Microsoft Canada president: ‘We’re deeply committed to openness’

“Today’s world is more customer-centric than ever before. We know that customers are looking for solutions that work for their lifestyle and they want to be able to make their own choices. As an organization, we’re deeply committed to openness and we want our customers to be empowered with choice and flexibility when it comes to their technology.”- Janet Kennedy, president of Microsoft Canada


In a world where enterprises are looking for user-centric IT solutions that interoperate with one another, Microsoft CEO, Satya Nadella, has painted his vision of evolving to a more open platform. Nadella understands that enterprises desire application simplicity and flexibility – particularly when it comes to increasing worker productivity and collaboration. This leads to the notion of the API economy when enterprises are actively seeking solutions from for CRM or Box for cloud-based collaboration with best-in-class security for enterprise file sharing and content management. Cloud applications are often preferred by end users for ease of use, but they also desire harmonious co-existence with Microsoft’s productivity suite and the Azure platform. For example, Box provides a well-documented set of API integration tools for developers to integrate the cloud service with existing on-premise infrastructure investments and other cloud applications.

Janet Kennedy, president of Microsoft Canada knows intimately what this means for IT strategy development at Canadian organizations. Keenly aware of the changing business dynamics, Kennedy is taking a leadership approach to driving innovation in a “mobile-first, cloud-first world.”

Brian Clendenin: Satya Nadella speaks of the “Bold Ambition” for Microsoft … what does that mean for organizations in the future?

Janet Kennedy: “Even from the beginning, Satya has been clear that Microsoft will strive to innovate with a challenger mindset. Our company culture has been evolving under his leadership to be faster, more partner-centric and laser-focused on the customer. He’s carved out a tangible strategic direction for Microsoft as a productivity and platform company within our mobile-first, cloud-first world. This really shines a light on what Microsoft can do differently as a company – reinventing productivity and empowering every organization and person to do more and achieve more. In turn, I think this will challenge organizations not only in Canada but around the world to work to be courageous in their approach to not only meeting but exceeding customer expectations.”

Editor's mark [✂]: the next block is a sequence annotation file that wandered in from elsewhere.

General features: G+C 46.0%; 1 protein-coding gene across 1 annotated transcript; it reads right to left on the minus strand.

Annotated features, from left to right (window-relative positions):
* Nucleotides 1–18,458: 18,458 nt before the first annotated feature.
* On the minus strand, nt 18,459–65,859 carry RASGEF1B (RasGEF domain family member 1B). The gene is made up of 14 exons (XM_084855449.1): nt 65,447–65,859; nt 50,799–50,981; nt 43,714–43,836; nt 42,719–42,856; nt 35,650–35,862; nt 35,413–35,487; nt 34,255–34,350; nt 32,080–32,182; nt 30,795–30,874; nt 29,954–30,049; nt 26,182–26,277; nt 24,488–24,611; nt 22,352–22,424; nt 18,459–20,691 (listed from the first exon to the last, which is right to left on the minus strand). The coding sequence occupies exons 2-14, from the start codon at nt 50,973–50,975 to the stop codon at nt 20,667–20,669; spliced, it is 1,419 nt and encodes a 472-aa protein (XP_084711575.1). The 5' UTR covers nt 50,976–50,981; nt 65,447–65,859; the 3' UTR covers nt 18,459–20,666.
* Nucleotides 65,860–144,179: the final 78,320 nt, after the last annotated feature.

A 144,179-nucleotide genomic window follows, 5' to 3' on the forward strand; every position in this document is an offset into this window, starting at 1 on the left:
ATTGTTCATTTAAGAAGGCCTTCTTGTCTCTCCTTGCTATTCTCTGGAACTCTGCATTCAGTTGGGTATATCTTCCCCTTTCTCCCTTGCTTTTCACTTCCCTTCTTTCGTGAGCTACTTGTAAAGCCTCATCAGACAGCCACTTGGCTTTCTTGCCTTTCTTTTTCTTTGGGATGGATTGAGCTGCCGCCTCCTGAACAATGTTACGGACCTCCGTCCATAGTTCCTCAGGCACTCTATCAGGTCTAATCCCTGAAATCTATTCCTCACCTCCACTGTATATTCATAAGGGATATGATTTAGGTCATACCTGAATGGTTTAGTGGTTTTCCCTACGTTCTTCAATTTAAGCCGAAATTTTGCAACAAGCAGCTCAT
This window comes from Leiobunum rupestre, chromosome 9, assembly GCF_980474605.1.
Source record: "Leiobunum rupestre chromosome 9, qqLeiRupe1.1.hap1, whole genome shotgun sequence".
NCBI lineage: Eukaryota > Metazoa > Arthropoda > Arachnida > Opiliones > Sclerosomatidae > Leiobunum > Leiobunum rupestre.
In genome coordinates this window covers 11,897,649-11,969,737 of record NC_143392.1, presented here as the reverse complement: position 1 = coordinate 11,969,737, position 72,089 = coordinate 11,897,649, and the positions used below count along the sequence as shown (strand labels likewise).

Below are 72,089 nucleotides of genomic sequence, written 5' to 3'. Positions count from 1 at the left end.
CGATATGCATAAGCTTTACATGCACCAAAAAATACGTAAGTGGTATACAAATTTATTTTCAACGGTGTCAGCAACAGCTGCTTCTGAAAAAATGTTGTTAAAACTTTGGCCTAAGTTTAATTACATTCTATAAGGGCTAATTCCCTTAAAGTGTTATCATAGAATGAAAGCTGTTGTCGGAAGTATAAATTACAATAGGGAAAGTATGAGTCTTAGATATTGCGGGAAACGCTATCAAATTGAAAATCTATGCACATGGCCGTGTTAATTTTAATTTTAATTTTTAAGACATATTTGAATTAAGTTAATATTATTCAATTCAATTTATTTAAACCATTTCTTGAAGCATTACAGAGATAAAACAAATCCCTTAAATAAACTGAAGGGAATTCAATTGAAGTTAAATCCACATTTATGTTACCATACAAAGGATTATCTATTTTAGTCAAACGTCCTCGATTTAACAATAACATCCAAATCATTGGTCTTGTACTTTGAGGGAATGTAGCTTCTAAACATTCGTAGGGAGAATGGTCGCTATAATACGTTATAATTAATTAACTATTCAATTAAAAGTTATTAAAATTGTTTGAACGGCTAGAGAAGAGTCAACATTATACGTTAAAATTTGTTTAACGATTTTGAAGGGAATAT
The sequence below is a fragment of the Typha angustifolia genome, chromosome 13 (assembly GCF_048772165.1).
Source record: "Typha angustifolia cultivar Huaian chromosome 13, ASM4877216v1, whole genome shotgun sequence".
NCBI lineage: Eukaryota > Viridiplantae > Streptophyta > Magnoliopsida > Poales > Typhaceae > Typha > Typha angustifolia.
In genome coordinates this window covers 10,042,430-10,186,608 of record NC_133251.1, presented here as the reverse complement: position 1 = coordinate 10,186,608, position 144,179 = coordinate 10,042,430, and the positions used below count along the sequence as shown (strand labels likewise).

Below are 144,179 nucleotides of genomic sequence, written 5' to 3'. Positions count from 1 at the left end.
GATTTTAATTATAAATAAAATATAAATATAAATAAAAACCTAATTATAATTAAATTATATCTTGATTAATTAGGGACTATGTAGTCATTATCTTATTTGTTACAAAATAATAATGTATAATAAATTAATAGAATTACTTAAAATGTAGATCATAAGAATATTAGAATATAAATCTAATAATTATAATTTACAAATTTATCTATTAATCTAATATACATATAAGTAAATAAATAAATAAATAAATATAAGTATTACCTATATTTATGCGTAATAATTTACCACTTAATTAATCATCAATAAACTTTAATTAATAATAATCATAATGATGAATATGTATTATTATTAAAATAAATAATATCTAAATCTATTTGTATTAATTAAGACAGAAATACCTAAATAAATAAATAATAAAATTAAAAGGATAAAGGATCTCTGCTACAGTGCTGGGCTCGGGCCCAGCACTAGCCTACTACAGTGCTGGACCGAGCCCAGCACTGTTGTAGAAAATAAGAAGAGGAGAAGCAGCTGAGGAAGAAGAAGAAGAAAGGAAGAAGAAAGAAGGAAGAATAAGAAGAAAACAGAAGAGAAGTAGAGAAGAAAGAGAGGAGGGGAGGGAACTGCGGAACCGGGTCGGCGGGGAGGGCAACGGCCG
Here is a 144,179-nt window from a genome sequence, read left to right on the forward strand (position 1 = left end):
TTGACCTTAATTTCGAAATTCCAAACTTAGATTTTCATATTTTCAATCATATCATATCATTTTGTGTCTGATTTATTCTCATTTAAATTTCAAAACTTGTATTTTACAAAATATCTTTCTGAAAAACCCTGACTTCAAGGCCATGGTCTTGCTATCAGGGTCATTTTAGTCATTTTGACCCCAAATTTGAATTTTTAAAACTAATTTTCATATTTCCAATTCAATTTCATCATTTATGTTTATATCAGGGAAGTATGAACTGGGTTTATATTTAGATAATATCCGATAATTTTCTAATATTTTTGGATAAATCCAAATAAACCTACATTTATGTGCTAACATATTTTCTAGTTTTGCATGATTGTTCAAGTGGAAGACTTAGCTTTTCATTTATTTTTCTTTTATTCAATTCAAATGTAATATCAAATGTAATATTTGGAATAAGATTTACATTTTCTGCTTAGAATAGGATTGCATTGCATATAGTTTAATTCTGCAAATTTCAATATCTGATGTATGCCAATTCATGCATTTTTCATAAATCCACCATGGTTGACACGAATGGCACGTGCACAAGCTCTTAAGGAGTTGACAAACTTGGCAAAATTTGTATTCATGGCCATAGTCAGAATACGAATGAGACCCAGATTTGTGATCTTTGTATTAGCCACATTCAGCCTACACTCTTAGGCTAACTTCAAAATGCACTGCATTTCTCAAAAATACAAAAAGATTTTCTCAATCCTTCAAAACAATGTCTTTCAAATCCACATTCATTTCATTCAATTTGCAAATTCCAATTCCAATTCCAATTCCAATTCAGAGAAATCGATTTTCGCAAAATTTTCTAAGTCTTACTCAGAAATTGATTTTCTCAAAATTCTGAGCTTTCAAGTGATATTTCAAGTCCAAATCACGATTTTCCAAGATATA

Clendenin: Microsoft is moving to an open ecosystem strategy by allowing third-party applications to co-exist in harmony. Why is this an important transition and message for organizations to understand?

Kennedy: “Today’s world is more customer-centric than ever before. We know that customers are looking for solutions that work for their lifestyle and they want to be able to make their own choices. As an organization, we’re deeply committed to openness and we want our customers to be empowered with choice and flexibility when it comes to their technology. Our Microsoft cloud solution supports any device and OS and any development language – this makes it easier for customers to innovate and drive business growth. We’re also continuing to deepen partnerships like Docker that help to grow our ecosystem of apps and tools. I think it’s important that customers be able to rely on flexible technology solutions that give them the freedom to focus on their business, rather than upkeep – this is something all organizations need to keep in mind.”

Clendenin: What would you advise Canadian CEOs with respect to adopting cloud computing?